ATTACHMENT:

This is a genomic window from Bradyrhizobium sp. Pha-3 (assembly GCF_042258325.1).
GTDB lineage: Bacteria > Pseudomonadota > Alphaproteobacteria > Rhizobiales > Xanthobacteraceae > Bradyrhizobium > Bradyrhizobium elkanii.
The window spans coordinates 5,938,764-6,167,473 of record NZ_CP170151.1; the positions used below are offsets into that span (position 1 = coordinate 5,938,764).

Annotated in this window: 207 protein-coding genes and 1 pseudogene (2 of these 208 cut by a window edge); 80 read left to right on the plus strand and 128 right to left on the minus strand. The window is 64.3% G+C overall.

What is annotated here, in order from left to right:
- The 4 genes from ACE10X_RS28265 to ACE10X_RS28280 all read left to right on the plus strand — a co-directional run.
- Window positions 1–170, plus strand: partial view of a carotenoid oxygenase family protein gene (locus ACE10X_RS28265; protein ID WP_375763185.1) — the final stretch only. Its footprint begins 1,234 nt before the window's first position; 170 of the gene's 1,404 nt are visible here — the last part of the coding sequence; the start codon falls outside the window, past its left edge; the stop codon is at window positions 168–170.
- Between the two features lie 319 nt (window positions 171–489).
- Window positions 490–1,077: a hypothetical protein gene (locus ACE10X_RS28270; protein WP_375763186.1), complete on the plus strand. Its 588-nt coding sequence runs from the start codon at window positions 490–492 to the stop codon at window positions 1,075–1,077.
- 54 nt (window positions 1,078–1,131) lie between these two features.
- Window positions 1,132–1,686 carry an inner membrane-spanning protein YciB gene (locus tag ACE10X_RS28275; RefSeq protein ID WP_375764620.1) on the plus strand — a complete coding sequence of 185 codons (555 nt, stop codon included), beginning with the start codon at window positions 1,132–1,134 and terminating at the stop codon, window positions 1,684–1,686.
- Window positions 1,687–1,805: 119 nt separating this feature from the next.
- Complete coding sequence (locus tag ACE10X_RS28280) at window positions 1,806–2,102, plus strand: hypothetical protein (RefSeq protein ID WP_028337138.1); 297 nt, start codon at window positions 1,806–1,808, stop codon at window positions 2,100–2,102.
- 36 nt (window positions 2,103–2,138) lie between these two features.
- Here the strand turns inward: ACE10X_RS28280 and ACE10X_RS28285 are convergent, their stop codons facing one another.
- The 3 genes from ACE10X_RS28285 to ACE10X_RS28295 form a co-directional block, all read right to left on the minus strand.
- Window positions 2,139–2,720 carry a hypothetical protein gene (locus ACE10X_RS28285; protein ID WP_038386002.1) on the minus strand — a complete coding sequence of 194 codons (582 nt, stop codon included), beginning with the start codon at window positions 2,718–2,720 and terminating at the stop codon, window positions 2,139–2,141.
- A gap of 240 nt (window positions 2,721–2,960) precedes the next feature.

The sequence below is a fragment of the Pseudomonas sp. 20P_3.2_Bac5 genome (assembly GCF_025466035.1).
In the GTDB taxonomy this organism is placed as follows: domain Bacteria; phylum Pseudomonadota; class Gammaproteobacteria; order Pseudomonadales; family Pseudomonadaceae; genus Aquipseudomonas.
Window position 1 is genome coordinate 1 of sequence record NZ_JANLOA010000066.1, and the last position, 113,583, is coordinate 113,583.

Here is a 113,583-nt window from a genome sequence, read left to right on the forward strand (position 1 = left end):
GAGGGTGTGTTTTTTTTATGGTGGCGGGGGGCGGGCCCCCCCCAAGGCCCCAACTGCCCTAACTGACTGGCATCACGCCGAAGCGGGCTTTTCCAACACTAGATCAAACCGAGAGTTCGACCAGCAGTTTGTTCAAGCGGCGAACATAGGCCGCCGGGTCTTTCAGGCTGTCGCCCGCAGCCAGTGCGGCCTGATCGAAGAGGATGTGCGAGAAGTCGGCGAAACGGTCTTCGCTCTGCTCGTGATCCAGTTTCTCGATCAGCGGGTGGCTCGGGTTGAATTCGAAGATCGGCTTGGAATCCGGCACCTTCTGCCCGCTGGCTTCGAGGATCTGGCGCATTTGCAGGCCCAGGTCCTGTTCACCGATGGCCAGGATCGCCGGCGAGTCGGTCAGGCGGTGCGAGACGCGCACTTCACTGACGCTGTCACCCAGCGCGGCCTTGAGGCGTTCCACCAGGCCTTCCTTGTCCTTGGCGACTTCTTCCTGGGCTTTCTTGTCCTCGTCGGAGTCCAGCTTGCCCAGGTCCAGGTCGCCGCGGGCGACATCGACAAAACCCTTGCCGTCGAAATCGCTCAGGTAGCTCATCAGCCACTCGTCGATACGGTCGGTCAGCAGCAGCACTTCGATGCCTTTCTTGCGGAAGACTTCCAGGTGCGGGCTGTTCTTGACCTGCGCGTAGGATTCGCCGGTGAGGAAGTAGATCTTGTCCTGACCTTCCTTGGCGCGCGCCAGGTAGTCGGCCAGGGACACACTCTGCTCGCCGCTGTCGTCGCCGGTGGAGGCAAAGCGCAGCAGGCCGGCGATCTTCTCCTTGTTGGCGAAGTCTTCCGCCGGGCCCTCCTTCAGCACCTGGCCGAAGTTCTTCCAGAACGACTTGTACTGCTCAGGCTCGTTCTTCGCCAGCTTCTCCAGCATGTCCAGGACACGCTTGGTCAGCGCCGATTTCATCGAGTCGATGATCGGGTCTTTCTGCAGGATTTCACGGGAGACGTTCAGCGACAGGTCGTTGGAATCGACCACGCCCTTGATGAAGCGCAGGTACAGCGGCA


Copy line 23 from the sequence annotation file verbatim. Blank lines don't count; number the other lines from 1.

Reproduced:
GAGGGTGTGTTTTTTTTATGGTGGCGGGGGGCGGGCCCCCCCCAAGGCCCCAACTGCCCTAACTGACTGGCATCACGCCGAAGCGGGCTTTTCCAACACTAGATCAAACCGAGAGTTCGACCAGCAGTTTGTTCAAGCGGCGAACATAGGCCGCCGGGTCTTTCAGGCTGTCGCCCGCAGCCAGTGCGGCCTGATCGAAGAGGATGTGCGAGAAGTCGGCGAAACGGTCTTCGCTCTGCTCGTGATCCAGTTTCTCGATCAGCGGGTGGCTCGGGTTGAATTCGAAGATCGGCTTGGAATCCGGCACCTTCTGCCCGCTGGCTTCGAGGATCTGGCGCATTTGCAGGCCCAGGTCCTGTTCACCGATGGCCAGGATCGCCGGCGAGTCGGTCAGGCGGTGCGAGACGCGCACTTCACTGACGCTGTCACCCAGCGCGGCCTTGAGGCGTTCCACCAGGCCTTCCTTGTCCTTGGCGACTTCTTCCTGGGCTTTCTTGTCCTCGTCGGAGTCCAGCTTGCCCAGGTCCAGGTCGCCGCGGGCGACATCGACAAAACCCTTGCCGTCGAAATCGCTCAGGTAGCTCATCAGCCACTCGTCGATACGGTCGGTCAGCAGCAGCACTTCGATGCCTTTCTTGCGGAAGACTTCCAGGTGCGGGCTGTTCTTGACCTGCGCGTAGGATTCGCCGGTGAGGAAGTAGATCTTGTCCTGACCTTCCTTGGCGCGCGCCAGGTAGTCGGCCAGGGACACACTCTGCTCGCCGCTGTCGTCGCCGGTGGAGGCAAAGCGCAGCAGGCCGGCGATCTTCTCCTTGTTGGCGAAGTCTTCCGCCGGGCCCTCCTTCAGCACCTGGCCGAAGTTCTTCCAGAACGACTTGTACTGCTCAGGCTCGTTCTTCGCCAGCTTCTCCAGCATGTCCAGGACACGCTTGGTCAGCGCCGATTTCATCGAGTCGATGATCGGGTCTTTCTGCAGGATTTCACGGGAGACGTTCAGCGACAGGTCGTTGGAATCGACCACGCCCTTGATGAAGCGCAGGTACAGCGGCA